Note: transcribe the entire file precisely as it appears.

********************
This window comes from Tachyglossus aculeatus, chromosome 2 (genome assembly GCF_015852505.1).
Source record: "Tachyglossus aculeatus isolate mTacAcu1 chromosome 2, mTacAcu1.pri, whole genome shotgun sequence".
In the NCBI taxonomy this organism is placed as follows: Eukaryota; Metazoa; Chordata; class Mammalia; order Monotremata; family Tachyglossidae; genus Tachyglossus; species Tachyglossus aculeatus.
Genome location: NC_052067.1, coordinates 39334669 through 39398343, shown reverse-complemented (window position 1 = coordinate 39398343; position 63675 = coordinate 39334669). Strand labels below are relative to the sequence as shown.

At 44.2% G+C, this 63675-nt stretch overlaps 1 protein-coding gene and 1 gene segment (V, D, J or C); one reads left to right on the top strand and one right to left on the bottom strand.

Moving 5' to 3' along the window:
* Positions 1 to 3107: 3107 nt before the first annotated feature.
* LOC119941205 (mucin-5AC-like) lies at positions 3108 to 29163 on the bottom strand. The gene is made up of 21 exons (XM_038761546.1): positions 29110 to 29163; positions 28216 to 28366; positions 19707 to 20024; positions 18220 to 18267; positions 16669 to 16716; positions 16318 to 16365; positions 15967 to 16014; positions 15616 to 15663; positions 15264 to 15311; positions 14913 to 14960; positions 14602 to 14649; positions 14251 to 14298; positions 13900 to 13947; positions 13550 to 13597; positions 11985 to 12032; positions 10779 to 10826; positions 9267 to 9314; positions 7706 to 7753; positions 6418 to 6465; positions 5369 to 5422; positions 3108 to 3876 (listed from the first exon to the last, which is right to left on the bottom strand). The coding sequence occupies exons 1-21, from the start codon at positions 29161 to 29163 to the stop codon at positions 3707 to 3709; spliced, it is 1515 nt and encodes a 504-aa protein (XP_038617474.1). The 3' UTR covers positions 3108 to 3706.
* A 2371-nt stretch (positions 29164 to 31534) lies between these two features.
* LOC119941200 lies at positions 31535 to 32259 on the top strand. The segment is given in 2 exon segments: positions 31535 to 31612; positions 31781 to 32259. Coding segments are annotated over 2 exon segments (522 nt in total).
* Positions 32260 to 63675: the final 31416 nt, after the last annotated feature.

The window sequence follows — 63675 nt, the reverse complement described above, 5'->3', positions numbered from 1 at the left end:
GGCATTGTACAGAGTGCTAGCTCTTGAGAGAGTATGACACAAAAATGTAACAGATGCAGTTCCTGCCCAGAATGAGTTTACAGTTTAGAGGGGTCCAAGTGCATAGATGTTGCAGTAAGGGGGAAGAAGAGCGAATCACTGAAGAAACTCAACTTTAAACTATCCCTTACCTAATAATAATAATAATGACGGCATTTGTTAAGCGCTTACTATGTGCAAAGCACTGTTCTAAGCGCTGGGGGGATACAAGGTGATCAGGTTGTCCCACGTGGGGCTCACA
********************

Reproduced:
This window comes from Tachyglossus aculeatus, chromosome 2 (genome assembly GCF_015852505.1).
Source record: "Tachyglossus aculeatus isolate mTacAcu1 chromosome 2, mTacAcu1.pri, whole genome shotgun sequence".
In the NCBI taxonomy this organism is placed as follows: Eukaryota; Metazoa; Chordata; class Mammalia; order Monotremata; family Tachyglossidae; genus Tachyglossus; species Tachyglossus aculeatus.
Genome location: NC_052067.1, coordinates 39334669 through 39398343, shown reverse-complemented (window position 1 = coordinate 39398343; position 63675 = coordinate 39334669). Strand labels below are relative to the sequence as shown.

At 44.2% G+C, this 63675-nt stretch overlaps 1 protein-coding gene and 1 gene segment (V, D, J or C); one reads left to right on the top strand and one right to left on the bottom strand.

Moving 5' to 3' along the window:
* Positions 1 to 3107: 3107 nt before the first annotated feature.
* LOC119941205 (mucin-5AC-like) lies at positions 3108 to 29163 on the bottom strand. The gene is made up of 21 exons (XM_038761546.1): positions 29110 to 29163; positions 28216 to 28366; positions 19707 to 20024; positions 18220 to 18267; positions 16669 to 16716; positions 16318 to 16365; positions 15967 to 16014; positions 15616 to 15663; positions 15264 to 15311; positions 14913 to 14960; positions 14602 to 14649; positions 14251 to 14298; positions 13900 to 13947; positions 13550 to 13597; positions 11985 to 12032; positions 10779 to 10826; positions 9267 to 9314; positions 7706 to 7753; positions 6418 to 6465; positions 5369 to 5422; positions 3108 to 3876 (listed from the first exon to the last, which is right to left on the bottom strand). The coding sequence occupies exons 1-21, from the start codon at positions 29161 to 29163 to the stop codon at positions 3707 to 3709; spliced, it is 1515 nt and encodes a 504-aa protein (XP_038617474.1). The 3' UTR covers positions 3108 to 3706.
* A 2371-nt stretch (positions 29164 to 31534) lies between these two features.
* LOC119941200 lies at positions 31535 to 32259 on the top strand. The segment is given in 2 exon segments: positions 31535 to 31612; positions 31781 to 32259. Coding segments are annotated over 2 exon segments (522 nt in total).
* Positions 32260 to 63675: the final 31416 nt, after the last annotated feature.

The window sequence follows — 63675 nt, the reverse complement described above, 5'->3', positions numbered from 1 at the left end:
GGCATTGTACAGAGTGCTAGCTCTTGAGAGAGTATGACACAAAAATGTAACAGATGCAGTTCCTGCCCAGAATGAGTTTACAGTTTAGAGGGGTCCAAGTGCATAGATGTTGCAGTAAGGGGGAAGAAGAGCGAATCACTGAAGAAACTCAACTTTAAACTATCCCTTACCTAATAATAATAATAATGACGGCATTTGTTAAGCGCTTACTATGTGCAAAGCACTGTTCTAAGCGCTGGGGGGATACAAGGTGATCAGGTTGTCCCACGTGGGGCTCACA